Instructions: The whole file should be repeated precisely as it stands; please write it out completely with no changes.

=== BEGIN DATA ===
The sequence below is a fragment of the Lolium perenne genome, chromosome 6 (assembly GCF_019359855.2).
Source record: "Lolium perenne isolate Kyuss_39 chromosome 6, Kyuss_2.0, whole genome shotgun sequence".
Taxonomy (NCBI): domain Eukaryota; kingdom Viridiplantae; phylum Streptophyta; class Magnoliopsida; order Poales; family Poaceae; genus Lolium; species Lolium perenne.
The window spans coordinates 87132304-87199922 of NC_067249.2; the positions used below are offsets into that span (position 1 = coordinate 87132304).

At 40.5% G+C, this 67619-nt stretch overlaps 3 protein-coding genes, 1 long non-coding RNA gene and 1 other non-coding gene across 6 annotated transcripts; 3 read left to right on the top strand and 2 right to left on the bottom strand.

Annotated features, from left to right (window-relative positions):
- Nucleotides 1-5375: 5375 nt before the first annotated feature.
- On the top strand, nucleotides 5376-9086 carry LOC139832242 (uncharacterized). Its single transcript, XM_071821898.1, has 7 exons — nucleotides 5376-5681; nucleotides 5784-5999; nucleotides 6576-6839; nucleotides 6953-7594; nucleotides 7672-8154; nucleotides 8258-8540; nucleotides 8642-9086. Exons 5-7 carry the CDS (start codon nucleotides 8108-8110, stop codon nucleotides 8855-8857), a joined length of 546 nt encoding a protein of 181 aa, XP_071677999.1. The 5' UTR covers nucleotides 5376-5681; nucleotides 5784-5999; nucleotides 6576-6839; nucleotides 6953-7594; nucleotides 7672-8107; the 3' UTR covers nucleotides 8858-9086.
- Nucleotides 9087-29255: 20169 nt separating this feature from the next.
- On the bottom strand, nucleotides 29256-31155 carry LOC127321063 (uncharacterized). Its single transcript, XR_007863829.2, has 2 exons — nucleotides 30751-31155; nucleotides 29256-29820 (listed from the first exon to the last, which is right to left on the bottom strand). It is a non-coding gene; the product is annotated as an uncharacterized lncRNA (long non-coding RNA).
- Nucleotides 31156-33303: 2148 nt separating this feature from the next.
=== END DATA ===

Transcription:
The sequence below is a fragment of the Lolium perenne genome, chromosome 6 (assembly GCF_019359855.2).
Source record: "Lolium perenne isolate Kyuss_39 chromosome 6, Kyuss_2.0, whole genome shotgun sequence".
Taxonomy (NCBI): domain Eukaryota; kingdom Viridiplantae; phylum Streptophyta; class Magnoliopsida; order Poales; family Poaceae; genus Lolium; species Lolium perenne.
The window spans coordinates 87132304-87199922 of NC_067249.2; the positions used below are offsets into that span (position 1 = coordinate 87132304).

At 40.5% G+C, this 67619-nt stretch overlaps 3 protein-coding genes, 1 long non-coding RNA gene and 1 other non-coding gene across 6 annotated transcripts; 3 read left to right on the top strand and 2 right to left on the bottom strand.

Annotated features, from left to right (window-relative positions):
- Nucleotides 1-5375: 5375 nt before the first annotated feature.
- On the top strand, nucleotides 5376-9086 carry LOC139832242 (uncharacterized). Its single transcript, XM_071821898.1, has 7 exons — nucleotides 5376-5681; nucleotides 5784-5999; nucleotides 6576-6839; nucleotides 6953-7594; nucleotides 7672-8154; nucleotides 8258-8540; nucleotides 8642-9086. Exons 5-7 carry the CDS (start codon nucleotides 8108-8110, stop codon nucleotides 8855-8857), a joined length of 546 nt encoding a protein of 181 aa, XP_071677999.1. The 5' UTR covers nucleotides 5376-5681; nucleotides 5784-5999; nucleotides 6576-6839; nucleotides 6953-7594; nucleotides 7672-8107; the 3' UTR covers nucleotides 8858-9086.
- Nucleotides 9087-29255: 20169 nt separating this feature from the next.
- On the bottom strand, nucleotides 29256-31155 carry LOC127321063 (uncharacterized). Its single transcript, XR_007863829.2, has 2 exons — nucleotides 30751-31155; nucleotides 29256-29820 (listed from the first exon to the last, which is right to left on the bottom strand). It is a non-coding gene; the product is annotated as an uncharacterized lncRNA (long non-coding RNA).
- Nucleotides 31156-33303: 2148 nt separating this feature from the next.